British Pound Faces Significant Challenges (NYSEARCA:FXB)

The United Kingdom has been heavily impacted by the COVID-19 pandemic and the Invesco CurrencyShares British Pound ETF (NYSEARCA: FXB) has fallen by nearly 5% since the first half of March 2020. While many nations continue to be held under strict lockdown rules, businesses have suffered and annual forecasts for regional exports are likely to see major revisions over the next few weeks. Of course, these revisions will almost certainly indicate the potential for economic weakness in a number of different areas and this should keep downside pressure focused squarely on FXB for the next several months.

Source: ETFdb

In viewing FXB’s recent declines from a medium-term perspective, we can see that outflow activities have reached extreme levels and figures that have been compiled over the last three months indicate negative trends have grown to -$19.25 million. This puts significant pressure on the market’s prior bullish arguments which suggested that pound-denominated assets could benefit as a potential safe haven if bearish trends emerged in global stock markets. Clearly, this has not been the case and this helps explain why the flow trends in FXB have dropped deeply into negative territory. Similar results are visible when we assess activity in FXB over the last six months, so the same types of arguments can be made even if we are working on an extended time horizon:

Source: ETFdb

More importantly, the broadest economic data releases have suggested a slowdown in total output levels. GDP growth did move higher in 2019 but the pace of the advancement suggested vulnerabilities even before the dramatic outbreak of the COVID-19 pandemic:

Source: Trading Economics

Given the macro weaknesses that are seen in the current market environment, bullish investors would likely need to see evidence of consumer inflation before there could be any real hope of seeing a sustainable rebound in FXB. However, the U.K. consumer inflation report from February 2020 (which was before most of the destruction caused by the pandemic) showed that price pressures slowed to an annualized rate of just 1.7%. But this is not a consumer price inflation level that is likely to spook the Bank of England (BoE) or suggest a need throughout the market that changes in interest rates must be used as a countermeasure.

Source: Trading Economics

Going forward, this could be the primary area to watch because it would seem that the only supportive element for a bullish case might rest in the retail shopping uncertainties that clearly exist. However, we might need to see a surge above 3% before central bank countermeasures would be appropriate and trends in retail sentiment show this that type of event has become highly unlikely. Sentiment surveys in the U.K. have also fallen deeply into negative territory (at -23.9), which is the lowest level since 2011:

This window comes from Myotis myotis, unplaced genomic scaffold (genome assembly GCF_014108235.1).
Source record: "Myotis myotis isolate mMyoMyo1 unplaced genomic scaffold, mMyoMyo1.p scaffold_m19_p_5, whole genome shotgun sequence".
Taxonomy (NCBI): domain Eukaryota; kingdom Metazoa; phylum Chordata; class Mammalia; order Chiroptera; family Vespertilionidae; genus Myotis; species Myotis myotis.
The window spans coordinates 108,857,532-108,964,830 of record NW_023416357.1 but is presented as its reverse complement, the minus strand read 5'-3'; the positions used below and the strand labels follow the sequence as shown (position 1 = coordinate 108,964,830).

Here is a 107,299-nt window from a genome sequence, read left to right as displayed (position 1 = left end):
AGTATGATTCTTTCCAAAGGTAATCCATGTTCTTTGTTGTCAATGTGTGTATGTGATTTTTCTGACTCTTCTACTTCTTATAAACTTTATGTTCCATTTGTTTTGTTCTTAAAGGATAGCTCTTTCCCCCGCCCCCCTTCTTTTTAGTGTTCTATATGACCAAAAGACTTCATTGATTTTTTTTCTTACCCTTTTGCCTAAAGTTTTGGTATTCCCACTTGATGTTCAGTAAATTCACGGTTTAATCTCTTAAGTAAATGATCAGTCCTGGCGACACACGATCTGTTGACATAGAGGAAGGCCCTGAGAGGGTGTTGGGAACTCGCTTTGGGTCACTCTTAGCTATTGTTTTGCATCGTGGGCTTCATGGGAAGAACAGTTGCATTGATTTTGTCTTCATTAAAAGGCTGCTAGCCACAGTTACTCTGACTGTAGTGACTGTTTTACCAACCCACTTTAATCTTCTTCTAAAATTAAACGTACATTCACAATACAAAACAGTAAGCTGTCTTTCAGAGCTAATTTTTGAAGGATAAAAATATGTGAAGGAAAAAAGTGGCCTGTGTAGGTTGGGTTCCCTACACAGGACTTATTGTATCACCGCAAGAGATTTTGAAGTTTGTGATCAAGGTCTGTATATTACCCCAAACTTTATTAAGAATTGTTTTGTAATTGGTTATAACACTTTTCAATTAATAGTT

Source: FactSet

Of course, this recalls the events of the Great Financial Crisis. But, in the chart above, we can see that markets could actually fall much further before we enter into “crisis” territory. Unfortunately, the market scenarios that were visible during the 2008-2009 period ultimately led to massive declines in FXB (which extended far beyond the initial “crisis” period):

Source: Tradingview

Given this historical context (and its sharp deviations from what is being seeing currently), it seems unlikely that FXB has completed its next series of declines within the broader market downturn. Since market investors have not been drawn into the possibility of safe haven protection in FXB, it is unreasonable to expect that a substantial bullish reversal lies ahead. Indications of new economic weaknesses should keep downside pressure focused squarely on FXB for the next several months, and bullish investors would be best served to wait for better opportunities in the future.

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Disclosure: I/we have no positions in any stocks mentioned, and no plans to initiate any positions within the next 72 hours. I wrote this article myself, and it expresses my own opinions. I am not receiving compensation for it (other than from Seeking Alpha). I have no business relationship with any company whose stock is mentioned in this article.

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